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Sonic the Hedgehog 1 & 2 8-Bit Retrospective

Sonic the Hedgehog

What with the recent announcement that a number of Sonic Game Gear titles are making their way to the 3DS Virtual Console library (which you can read more about on sonicstadium.org), it seemed only fitting that now should be the time take a retrospective look at some of these classics for SEGADriven. Developed by Ancient, Sonic the Hedgehog was released in late 1991 on the Game Gear and Master System and was the 8 bit world’s answer to the Mega Drive title. Although the game takes its’ cue from its’ 16 bit older brother, it is very much a unique game in its own right, with its own levels, graphics and music. Even where there is overlap, such as the relatively similar Green Hill and Scrap Brain zones, there is still enough difference in level design to make them two wholly different experiences.
This feature will examine the Game Gear version, featuring much comparison with the Mega Drive version. It will start by providing the game’s background before going on to look at the graphics and the music.

The game takes place on the scenic South Island, an area of Sonic’s world which is also the setting of the 17 bit version and later appears in the arcade title Sonic the Fighters. Sonic’s task is to travel through its 6 zones, including the aforementioned Green Hill and Scrap Brain, along with new additions such as Bridge Zone, facing badniks as well as the evil Dr. Robotnik in a mini boss battle at the end of each zone’s 3rd act. The final battle comes (as is tradition) at the end of the last level, which here happens to be the Sky Base Zone, the successful completion of which will get one of two endings depending on whether you managed to collect all 6 Chaos Emeralds.
The player can find the emeralds hidden around the 6 zones themselves, as opposed to in special stages as in the Mega Drive version. The special stages in this version are merely places to collect lives and possibly, continues. Aside from rings and emeralds, the games’ other collectibles are mainly to be found in monitors (something also seen in the 16 bit version), chiefly power-ups like shields and invincibility. Interestingly, and uniquely, checkpoints are also activated in this way and are represented by monitors with downward arrows on them.

As you’d imagine, the Game Gear Sonic the Hedgehog’s graphics are lower resolution and have less colour than their Mega Drive counterparts. They lack those massively detailed, animated backdrops you see in places such as the 16 bit’s Spring Hill Zone. Level elements, such as monitors, also look less sophisticated, and even Sonic himself looks considerably rougher. Yes, what you have here are altogether simpler visuals, but this in no way detracts from their functionality. Plus, to be fair, they still look pretty damn good. Also, although the background detail is severely cut down from the Mega Drive version, the landscapes still looks a darn sight better than those of its 8 bit peers, for example any of the NES Super Mario Bros outings.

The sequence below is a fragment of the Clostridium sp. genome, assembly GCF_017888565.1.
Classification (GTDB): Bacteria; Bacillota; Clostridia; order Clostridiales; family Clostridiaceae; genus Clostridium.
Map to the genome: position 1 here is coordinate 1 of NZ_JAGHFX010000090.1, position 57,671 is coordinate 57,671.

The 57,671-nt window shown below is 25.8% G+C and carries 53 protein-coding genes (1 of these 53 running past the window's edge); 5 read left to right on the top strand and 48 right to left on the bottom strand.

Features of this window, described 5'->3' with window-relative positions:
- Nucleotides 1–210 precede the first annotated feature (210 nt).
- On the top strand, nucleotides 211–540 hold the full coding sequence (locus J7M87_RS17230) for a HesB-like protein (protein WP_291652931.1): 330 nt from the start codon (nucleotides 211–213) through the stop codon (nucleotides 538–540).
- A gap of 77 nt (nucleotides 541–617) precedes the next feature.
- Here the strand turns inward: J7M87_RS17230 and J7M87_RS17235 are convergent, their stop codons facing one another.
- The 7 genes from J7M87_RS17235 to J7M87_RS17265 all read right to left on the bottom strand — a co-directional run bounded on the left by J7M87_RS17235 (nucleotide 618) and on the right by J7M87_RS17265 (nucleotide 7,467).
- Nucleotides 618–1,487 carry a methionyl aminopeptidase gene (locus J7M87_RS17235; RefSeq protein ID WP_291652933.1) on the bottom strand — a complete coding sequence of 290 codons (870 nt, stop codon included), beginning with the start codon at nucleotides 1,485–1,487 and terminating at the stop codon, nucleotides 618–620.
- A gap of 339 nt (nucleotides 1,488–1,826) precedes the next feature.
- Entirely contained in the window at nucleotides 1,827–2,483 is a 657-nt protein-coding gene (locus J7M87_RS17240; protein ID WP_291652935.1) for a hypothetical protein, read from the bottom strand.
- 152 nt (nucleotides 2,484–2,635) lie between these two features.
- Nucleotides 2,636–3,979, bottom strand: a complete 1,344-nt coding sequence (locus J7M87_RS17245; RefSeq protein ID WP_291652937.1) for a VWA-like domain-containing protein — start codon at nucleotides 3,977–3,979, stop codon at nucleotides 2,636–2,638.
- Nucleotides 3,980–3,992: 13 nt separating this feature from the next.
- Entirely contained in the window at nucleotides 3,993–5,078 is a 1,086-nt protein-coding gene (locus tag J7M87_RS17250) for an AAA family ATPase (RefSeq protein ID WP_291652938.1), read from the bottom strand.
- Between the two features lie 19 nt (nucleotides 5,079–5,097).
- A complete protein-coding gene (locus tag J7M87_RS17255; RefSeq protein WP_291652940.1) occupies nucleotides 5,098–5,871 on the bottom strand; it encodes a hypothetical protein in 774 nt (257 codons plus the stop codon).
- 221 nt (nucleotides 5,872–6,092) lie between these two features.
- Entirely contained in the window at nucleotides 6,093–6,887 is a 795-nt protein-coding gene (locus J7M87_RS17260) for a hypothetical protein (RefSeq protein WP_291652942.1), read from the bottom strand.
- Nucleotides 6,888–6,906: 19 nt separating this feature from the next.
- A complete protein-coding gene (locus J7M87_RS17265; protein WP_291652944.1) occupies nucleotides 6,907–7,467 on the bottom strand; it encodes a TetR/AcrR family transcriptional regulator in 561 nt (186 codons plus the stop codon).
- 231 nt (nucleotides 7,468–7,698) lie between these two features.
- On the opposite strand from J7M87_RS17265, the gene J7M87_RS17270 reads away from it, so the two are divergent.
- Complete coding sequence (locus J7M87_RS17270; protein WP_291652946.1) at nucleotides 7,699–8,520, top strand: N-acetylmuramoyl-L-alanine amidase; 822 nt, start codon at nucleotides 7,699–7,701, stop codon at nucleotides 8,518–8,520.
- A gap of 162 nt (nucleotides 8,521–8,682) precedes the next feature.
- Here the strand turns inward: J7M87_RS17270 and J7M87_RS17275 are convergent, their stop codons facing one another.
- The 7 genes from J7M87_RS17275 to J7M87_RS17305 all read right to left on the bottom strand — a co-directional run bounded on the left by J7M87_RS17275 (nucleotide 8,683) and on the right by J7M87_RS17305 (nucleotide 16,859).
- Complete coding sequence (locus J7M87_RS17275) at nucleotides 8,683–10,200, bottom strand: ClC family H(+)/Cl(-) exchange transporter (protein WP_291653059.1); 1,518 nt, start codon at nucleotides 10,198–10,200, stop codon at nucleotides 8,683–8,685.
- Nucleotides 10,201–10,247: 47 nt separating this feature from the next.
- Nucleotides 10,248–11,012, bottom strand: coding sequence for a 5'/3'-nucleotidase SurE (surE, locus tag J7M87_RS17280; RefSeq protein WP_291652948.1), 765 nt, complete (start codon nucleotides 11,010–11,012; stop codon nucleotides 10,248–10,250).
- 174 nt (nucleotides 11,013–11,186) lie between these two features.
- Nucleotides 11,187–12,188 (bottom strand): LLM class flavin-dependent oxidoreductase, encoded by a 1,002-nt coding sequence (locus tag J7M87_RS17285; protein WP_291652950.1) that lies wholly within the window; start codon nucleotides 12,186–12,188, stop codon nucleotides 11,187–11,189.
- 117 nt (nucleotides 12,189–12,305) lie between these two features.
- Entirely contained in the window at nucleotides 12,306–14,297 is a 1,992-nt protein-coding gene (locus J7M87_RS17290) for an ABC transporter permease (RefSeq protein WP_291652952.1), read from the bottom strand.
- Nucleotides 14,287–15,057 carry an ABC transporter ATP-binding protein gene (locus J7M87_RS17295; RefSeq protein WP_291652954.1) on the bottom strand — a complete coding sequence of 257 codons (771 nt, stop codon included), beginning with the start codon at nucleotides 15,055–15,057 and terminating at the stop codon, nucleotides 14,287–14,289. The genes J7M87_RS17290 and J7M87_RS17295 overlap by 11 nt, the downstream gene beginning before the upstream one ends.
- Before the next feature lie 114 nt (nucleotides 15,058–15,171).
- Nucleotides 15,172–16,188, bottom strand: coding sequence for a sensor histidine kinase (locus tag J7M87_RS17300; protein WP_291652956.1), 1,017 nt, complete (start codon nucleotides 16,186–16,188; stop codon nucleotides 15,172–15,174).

In addition, new levels such as Bridge and Jungle Zone represented two very funky looking, fantasy landscapes, from the innovative criss-cross patterns on the Bridge Zone’s pillars to the Jungle Zone’s foliage-based tightropes, log platforms and fruit-filled landscape. The design of the Sky Base Zone Act 2 may well have provided the inspiration for the 16 bit Sonic 2′s Wing Fortress itself.
I don’t think it would be unfair to suggest this was the best-looking hand-held, or indeed the best looking 8 bit, title around at the time of its release. And its blue skies and cute patterns still hold up pretty well even today.

The music is a serious high point of this game. My absolute favourite musical moment is when you’re bouncing around the bonus stage, listening to its’ insanely poppy/cheerful soundtrack, which is then offset by the brilliant squishy sound effects made when you hit springs and bumpers. Its almost orgasmic! I’d definitely go as far as to say I prefer the 8 bit Sonic’s soundtrack over the 16 bit’s. By quite a margin. Sure the 16 bit’s tunes are more complex and include more instruments and beats, but as songs in themselves, the 8 bit tracks give me cheery delights like the Jungle Zone tune over the moody Marble Zone piece any day!
The sound effects too, really appeal to me a lot more. They somehow sound more homely, more cute, and come across as less intimidating somehow.

So in conclusion, Sonic the Hedgehog for the Game Gear is an incredibly fun game and, dare I say it, a worthy competitor to its 16 bit brother. While the gameplay isn’t quite as fun as the Mega Drive version or of the later 8 bit Sonic 2, this game’s originality, brilliant soundtrack and general cheery disposition really make it shine. And to pack all this into a portable title (which were somewhat notorious for being sub-par in those days) just elevates its’ many achievements to new heights.